Politicians react to fresh challenge to A5 upgrade

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A5 road sign
Image caption,
The A5 dual carriageway scheme would link Dublin to the north west of Northern Ireland

A fresh legal challenge has been mounted against the planned upgrade to the A5 road between Londonderry and County Monaghan.

When complete, the new A5 dual carriageway will run for 85km (53 miles), between Newbuildings outside Londonderry and Aughnacloy in Tyrone.

The Irish government has agreed to contribute £75m over a three-year period to the project.

Image caption,
The planned A5 upgrade runs between Newbuildings and Aughnacloy

SDLP West Tyrone MLA Daniel McCrossan accused those behind the challenge of "dragging people back into the past" and said that the new road "has the potential to both transform and to save lives".

"It will bring necessary investment and increase connectivity which creates more jobs for people," he said.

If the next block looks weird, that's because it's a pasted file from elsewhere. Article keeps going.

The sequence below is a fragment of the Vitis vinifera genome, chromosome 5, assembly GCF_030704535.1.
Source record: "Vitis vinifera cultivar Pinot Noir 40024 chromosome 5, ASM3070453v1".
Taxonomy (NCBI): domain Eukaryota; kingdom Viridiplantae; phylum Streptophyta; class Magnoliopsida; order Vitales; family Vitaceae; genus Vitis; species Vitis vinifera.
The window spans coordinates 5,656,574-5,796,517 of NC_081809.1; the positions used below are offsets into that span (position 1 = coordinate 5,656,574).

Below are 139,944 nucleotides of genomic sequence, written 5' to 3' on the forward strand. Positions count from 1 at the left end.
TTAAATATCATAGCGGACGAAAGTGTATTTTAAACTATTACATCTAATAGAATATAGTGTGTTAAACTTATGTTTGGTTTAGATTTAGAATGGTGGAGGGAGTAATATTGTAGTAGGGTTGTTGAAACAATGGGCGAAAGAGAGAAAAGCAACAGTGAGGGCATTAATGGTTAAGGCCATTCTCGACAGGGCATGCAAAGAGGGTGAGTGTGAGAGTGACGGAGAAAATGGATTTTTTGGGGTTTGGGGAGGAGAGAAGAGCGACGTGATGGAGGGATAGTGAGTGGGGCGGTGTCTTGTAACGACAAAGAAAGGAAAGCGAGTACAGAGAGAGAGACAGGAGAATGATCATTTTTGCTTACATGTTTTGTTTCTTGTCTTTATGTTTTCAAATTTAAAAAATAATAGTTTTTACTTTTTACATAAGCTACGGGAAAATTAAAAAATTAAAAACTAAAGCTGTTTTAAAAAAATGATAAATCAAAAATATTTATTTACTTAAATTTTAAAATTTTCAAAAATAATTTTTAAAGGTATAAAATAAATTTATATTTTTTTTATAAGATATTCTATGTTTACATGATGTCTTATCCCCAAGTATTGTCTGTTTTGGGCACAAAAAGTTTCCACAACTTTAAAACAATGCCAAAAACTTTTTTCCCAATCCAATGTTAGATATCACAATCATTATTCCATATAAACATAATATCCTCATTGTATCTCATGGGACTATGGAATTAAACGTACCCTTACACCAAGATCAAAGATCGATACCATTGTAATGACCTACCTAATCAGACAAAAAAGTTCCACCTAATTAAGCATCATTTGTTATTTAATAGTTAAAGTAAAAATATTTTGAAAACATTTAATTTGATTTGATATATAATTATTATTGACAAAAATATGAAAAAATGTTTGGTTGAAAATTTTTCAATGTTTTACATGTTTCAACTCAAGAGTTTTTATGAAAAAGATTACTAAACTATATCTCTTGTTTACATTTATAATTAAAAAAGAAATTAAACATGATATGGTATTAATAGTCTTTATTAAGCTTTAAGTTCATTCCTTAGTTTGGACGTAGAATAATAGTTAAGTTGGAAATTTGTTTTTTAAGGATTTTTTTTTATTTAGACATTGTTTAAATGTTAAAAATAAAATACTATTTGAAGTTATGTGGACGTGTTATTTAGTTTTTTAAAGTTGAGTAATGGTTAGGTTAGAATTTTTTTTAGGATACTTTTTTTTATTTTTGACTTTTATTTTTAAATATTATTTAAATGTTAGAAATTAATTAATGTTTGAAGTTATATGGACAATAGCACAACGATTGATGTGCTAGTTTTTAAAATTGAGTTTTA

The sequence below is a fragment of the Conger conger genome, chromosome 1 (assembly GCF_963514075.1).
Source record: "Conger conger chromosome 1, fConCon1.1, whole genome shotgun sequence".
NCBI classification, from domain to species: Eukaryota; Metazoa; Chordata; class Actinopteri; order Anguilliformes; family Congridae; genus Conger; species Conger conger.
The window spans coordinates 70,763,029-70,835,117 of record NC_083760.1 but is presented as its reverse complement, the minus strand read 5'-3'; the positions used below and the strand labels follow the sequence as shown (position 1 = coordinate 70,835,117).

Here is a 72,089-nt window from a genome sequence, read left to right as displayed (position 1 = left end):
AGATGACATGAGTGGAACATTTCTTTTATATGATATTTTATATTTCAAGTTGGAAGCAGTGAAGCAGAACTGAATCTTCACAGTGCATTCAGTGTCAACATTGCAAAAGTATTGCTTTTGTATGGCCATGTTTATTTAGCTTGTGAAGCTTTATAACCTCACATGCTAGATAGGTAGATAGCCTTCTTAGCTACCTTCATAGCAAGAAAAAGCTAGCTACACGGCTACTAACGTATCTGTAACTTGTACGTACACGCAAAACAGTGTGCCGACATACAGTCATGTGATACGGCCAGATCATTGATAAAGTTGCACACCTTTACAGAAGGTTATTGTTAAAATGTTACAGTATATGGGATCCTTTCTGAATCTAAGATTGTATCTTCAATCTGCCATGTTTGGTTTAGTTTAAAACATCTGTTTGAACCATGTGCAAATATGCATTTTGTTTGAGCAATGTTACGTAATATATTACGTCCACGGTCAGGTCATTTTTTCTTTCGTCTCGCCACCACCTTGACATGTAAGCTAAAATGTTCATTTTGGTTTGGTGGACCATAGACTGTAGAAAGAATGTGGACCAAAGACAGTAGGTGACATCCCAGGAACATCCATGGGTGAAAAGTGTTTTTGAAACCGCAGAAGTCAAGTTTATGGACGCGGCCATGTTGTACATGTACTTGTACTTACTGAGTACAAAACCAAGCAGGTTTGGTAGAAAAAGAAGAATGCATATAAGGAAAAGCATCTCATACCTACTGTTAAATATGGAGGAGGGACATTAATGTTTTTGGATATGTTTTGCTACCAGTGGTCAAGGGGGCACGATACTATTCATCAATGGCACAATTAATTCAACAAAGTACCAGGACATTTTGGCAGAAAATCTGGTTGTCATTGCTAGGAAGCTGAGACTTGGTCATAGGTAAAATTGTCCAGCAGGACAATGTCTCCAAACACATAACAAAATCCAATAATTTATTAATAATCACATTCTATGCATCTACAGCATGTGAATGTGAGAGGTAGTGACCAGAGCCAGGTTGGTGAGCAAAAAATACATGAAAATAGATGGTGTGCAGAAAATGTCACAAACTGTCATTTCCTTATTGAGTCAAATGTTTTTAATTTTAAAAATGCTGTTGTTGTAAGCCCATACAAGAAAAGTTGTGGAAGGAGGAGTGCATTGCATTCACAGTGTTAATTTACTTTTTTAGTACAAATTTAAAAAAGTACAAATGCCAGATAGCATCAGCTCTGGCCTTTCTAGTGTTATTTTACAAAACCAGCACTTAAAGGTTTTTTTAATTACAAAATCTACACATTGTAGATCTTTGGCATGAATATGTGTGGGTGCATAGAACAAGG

"It will also save the lives of the many people, especially young people, as the current road is one of the most dangerous in Ireland."

The story of the A5 so far:

  • The preferred route for the A5 was announced in 2009
  • An inquiry was ordered in May 2011 into the environmental impact of the scheme
  • The Irish government reduced its funding for the project from £400m to £42m in November 2011
  • A public inquiry into the road was found in favour of the scheme going ahead in July 2012
  • The project stalled again in 2013 due to a ruling by the High Court
  • The Irish government said in 2014 it would review its decision to withdraw funding
  • In November 2015, following the Fresh Start Agreement, the Irish government said it was ready to provide £75m towards the A5

Foyle Sinn Féin MP Elisha McCallion said the move was "merely a delaying tactic" and that she was sure the challenge would be unsuccessful.

"This latest challenge is disappointing but not unexpected given that a small group of opponents to this vital road development remain determined to delay progress against the wishes of the vast majority in the North West," she said.

"However, having met the Department of Infrastructure recently, I am assured that the development process has been meticulously followed and have every confidence that this legal challenge will be unsuccessful.